In October, preliminary data shows that US crude oil imports dropped for the third
consecutive month by 290 tb/d or 3% from the previous month to average 7.7 mb/d.
On an annual basis, this reflects a loss of 431 tb/d or 5% from the same period last
US product imports increased by 150 tb/d or 8% m-o-m, to average 1.99 mb/d, while
y-o-y, they increased by 55 tb/d. Year-to-date (y-t-d), crude imports were lower by
877 tb/d, while product imports were up by 55 tb/d.
As for product exports, in October, US product exports registered a gain of 74 tb/d or
2% over the previous month to average 3,358 tb/d. On an annual comparison, the
figures reflect a gain of 170 tb/d. As a result, US total net imports decreased in
October to average 6,341 tb/d, 2% lower than the previous month and 7% less
than last year’s level.
In August, Canada remained the top supplier to the US, accounting for 32% of total
crude imports, up by 3% or 77 tb/d from last month. Canada has held this position
since March 2006. Saudi Arabia was the second largest supplier to the US, holding a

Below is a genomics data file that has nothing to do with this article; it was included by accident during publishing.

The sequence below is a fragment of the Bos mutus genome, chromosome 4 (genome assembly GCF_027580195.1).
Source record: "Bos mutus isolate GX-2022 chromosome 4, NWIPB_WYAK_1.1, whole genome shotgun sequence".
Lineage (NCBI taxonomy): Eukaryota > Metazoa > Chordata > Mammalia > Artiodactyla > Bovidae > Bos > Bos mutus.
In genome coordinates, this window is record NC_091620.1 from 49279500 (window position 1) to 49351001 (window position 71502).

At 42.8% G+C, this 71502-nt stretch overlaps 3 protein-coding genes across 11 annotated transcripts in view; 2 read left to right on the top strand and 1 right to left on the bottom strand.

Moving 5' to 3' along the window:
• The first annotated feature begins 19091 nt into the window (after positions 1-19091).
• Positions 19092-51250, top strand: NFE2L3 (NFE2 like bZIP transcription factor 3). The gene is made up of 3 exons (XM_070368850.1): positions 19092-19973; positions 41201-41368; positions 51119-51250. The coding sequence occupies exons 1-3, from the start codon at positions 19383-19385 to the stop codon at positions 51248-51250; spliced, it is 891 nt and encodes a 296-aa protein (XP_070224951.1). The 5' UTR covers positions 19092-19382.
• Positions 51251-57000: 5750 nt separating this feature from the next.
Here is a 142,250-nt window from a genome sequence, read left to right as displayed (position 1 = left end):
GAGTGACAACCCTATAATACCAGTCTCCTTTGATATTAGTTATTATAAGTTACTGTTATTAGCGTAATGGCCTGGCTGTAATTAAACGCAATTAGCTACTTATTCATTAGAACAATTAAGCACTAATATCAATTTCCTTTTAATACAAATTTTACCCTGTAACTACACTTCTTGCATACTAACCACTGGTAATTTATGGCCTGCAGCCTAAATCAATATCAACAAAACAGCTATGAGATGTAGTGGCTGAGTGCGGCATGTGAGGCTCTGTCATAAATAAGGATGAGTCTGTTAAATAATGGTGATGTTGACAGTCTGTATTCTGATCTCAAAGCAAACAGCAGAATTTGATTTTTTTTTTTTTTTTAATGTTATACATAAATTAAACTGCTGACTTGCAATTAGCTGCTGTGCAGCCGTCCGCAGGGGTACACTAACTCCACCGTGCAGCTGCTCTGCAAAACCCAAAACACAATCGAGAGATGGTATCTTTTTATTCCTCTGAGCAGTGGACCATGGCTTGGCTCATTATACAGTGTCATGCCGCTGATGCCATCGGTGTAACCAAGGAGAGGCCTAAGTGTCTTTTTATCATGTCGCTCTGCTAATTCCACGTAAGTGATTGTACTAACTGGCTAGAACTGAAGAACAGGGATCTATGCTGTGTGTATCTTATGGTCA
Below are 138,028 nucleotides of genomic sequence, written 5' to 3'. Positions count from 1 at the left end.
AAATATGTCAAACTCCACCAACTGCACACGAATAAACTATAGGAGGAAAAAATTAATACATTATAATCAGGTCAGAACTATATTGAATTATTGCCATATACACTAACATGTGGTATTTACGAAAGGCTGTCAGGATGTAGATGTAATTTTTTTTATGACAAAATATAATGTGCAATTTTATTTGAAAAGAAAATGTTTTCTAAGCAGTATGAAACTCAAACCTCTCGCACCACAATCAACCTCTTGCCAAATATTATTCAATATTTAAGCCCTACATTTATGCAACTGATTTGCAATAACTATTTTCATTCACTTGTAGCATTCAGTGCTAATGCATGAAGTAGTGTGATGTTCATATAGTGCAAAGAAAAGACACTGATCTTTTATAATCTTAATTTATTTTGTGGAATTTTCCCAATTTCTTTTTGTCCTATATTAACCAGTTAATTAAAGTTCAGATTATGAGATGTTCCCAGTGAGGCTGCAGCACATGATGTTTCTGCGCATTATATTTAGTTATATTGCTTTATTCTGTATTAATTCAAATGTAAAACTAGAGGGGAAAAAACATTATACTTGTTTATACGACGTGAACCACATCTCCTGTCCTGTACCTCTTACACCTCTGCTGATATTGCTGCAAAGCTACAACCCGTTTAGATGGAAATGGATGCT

share of 16% of total crude imports. Saudi Arabia crude exports to the US were up by
14 tb/d from a month earlier. Mexico came in as the third largest crude supplier to the
US in August, however its volume was slightly lower from last month by 7 tb/d.
Crude imports from OPEC Member Countries were slightly lower than the previous
month by 54 tb/d or 1.5% to average 3.6 mb/d, accounting for 45% of total US crude
imports. On the other hand,
US product imports from OPEC Member Countries increased from a month earlier to
stand at 278 tb/d, representing a share of 13% of total products imported by the US; on
an annual basis, a gain of 14% was registered.
As for the product supplier share, Canada and Russia maintained their positions as
first and second suppliers to the US with shares of 24% and 22%, respectively.
Looking at product import volumes in October, Russia was 14% higher while Canada
was 2% lower than a month ago. The UK was the third product supplier to the US in